Human ES-cell-derived cardiomyocytes electrically couple and suppress arrhythmias in injured hearts

Shiba, Yuji, Fernandes, Sarah, Zhu, Wei-Zhong, Filice, Dominic, Muskheli, Veronica, Kim, Jonathan, Palpant, Nathan J., Gantz, Jay, Moyes, Kara W., Reinecke, Hans, Van Biber, Benjamin, Dardas, Todd, Mignone, John L., Izawa, Atsushi, Hanna, Ramy, Viswanathan, Mohan, Gold, Joseph D., Kotlikoff, Michael I., Sarvazyan, Narine, Kay, Matthew W., Murry, Charles E. and Laflamme, Michael A. (2012) Human ES-cell-derived cardiomyocytes electrically couple and suppress arrhythmias in injured hearts. Nature, 489 7415: 322-325. doi:10.1038/nature11317

Author Shiba, Yuji
Fernandes, Sarah
Zhu, Wei-Zhong
Filice, Dominic
Muskheli, Veronica
Kim, Jonathan
Palpant, Nathan J.
Gantz, Jay
Moyes, Kara W.
Reinecke, Hans
Van Biber, Benjamin
Dardas, Todd
Mignone, John L.
Izawa, Atsushi
Hanna, Ramy
Viswanathan, Mohan
Gold, Joseph D.
Kotlikoff, Michael I.
Sarvazyan, Narine
Kay, Matthew W.
Murry, Charles E.
Laflamme, Michael A.
Title Human ES-cell-derived cardiomyocytes electrically couple and suppress arrhythmias in injured hearts
Journal name Nature   Check publisher's open access policy
ISSN 0028-0836
Publication date 2012-09-13
Year available 2012
Sub-type Article (original research)
DOI 10.1038/nature11317
Open Access Status Not yet assessed
Volume 489
Issue 7415
Start page 322
End page 325
Total pages 4
Place of publication United Kingdom
Publisher Nature Publishing Group
Language eng
Subject 1000 General
Abstract Transplantation studies in mice and rats have shown that human embryonic-stem-cell-derived cardiomyocytes (hESC-CMs) can improve the function of infarcted hearts, but two critical issues related to their electrophysiological behaviour in vivo remain unresolved. First, the risk of arrhythmias following hESC-CM transplantation in injured hearts has not been determined. Second, the electromechanical integration of hESC-CMs in injured hearts has not been demonstrated, so it is unclear whether these cells improve contractile function directly through addition of new force-generating units. Here we use a guinea-pig model to show that hESC-CM grafts in injured hearts protect against arrhythmias and can contract synchronously with host muscle. Injured hearts with hESC-CM grafts show improved mechanical function and a significantly reduced incidence of both spontaneous and induced ventricular tachycardia. To assess the activity of hESC-CM grafts in vivo, we transplanted hESC-CMs expressing the genetically encoded calcium sensor, GCaMP3 (refs 4, 5). By correlating the GCaMP3 fluorescent signal with the host ECG, we found that grafts in uninjured hearts have consistent 1:1 host-graft coupling. Grafts in injured hearts are more heterogeneous and typically include both coupled and uncoupled regions. Thus, human myocardial grafts meet physiological criteria for true heart regeneration, providing support for the continued development of hESC-based cardiac therapies for both mechanical and electrical repair.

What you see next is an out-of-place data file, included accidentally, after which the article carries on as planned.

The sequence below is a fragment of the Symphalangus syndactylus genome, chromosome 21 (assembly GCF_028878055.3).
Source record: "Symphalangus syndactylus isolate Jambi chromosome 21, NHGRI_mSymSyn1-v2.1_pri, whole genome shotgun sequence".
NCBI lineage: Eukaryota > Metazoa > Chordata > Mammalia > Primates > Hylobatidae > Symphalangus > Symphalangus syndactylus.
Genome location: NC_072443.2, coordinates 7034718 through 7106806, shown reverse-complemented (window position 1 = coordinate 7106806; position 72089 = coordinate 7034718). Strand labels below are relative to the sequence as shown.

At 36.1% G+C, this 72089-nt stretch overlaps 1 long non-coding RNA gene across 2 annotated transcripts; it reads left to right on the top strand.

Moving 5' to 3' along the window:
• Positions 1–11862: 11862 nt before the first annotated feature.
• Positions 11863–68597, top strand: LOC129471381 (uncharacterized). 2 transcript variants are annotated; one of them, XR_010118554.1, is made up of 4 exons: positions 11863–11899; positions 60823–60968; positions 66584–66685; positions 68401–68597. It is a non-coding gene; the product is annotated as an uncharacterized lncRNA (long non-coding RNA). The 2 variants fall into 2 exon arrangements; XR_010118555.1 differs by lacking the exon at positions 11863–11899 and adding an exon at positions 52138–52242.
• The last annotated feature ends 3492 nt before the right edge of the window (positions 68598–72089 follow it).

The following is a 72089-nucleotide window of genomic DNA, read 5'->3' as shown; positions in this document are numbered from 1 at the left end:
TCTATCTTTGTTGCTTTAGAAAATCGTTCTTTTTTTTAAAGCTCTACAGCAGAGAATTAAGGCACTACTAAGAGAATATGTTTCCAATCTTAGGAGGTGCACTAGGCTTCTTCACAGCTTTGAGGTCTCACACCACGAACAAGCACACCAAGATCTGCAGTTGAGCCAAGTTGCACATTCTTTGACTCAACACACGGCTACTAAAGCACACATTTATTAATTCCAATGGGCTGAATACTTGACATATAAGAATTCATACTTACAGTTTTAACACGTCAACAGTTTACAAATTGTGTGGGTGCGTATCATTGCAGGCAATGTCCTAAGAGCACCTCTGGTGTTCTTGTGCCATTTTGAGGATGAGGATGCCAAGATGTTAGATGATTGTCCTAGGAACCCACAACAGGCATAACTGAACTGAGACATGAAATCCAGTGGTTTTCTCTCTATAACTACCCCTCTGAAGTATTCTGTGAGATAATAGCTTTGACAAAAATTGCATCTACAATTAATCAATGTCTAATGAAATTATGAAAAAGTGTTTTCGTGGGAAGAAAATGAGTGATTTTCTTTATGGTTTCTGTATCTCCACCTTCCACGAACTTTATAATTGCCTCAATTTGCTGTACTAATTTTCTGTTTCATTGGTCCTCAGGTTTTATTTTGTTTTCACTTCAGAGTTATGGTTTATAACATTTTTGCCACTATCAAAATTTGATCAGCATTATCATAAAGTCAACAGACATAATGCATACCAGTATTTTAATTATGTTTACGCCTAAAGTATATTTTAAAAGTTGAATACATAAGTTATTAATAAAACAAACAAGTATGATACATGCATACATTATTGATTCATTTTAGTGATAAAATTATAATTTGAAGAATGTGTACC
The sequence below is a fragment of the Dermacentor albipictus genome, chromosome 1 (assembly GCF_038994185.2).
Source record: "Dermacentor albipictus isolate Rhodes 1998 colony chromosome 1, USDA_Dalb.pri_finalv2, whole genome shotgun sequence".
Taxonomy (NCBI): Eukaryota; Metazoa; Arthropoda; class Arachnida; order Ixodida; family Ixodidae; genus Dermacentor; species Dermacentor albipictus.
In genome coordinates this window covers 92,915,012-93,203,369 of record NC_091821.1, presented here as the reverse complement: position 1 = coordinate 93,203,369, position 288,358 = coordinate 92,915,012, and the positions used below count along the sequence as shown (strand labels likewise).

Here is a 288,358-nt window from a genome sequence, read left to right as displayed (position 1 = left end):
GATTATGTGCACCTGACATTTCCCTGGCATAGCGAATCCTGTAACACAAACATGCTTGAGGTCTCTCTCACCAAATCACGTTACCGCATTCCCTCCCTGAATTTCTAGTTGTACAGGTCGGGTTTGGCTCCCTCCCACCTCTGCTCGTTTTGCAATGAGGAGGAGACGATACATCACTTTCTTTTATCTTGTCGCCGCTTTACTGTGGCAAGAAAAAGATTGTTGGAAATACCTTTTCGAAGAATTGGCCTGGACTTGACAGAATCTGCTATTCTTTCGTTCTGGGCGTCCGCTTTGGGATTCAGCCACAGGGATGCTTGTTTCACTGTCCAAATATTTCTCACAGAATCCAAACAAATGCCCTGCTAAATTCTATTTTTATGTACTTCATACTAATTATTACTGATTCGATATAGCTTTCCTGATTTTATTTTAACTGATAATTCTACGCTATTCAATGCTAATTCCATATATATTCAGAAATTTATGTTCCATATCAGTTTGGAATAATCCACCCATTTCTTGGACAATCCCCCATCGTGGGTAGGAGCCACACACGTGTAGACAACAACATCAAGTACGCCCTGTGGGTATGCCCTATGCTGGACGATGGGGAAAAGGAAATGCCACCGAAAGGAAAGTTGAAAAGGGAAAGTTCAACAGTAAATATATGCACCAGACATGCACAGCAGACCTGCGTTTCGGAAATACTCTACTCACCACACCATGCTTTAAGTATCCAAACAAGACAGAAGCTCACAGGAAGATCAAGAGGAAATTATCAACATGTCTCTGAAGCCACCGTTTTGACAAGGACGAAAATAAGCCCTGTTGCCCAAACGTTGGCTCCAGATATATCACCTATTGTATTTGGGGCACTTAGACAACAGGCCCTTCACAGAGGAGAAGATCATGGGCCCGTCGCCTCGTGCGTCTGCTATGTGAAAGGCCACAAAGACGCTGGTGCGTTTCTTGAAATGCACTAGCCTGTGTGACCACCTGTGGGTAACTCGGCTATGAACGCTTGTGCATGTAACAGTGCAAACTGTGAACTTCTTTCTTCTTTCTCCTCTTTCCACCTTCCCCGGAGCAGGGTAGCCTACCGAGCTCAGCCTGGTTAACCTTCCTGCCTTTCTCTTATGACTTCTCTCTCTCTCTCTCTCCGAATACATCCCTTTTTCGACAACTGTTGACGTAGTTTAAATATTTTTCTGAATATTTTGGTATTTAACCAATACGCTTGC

Keyword Multidisciplinary Sciences
Science & Technology - Other Topics
Q-Index Code C1
Q-Index Status Provisional Code
Grant ID K08-HL80431
Institutional Status Non-UQ

Document type: Journal Article
Sub-type: Article (original research)
Collection: School of Medicine Publications
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Citation counts: TR Web of Science Citation Count  Cited 286 times in Thomson Reuters Web of Science Article | Citations
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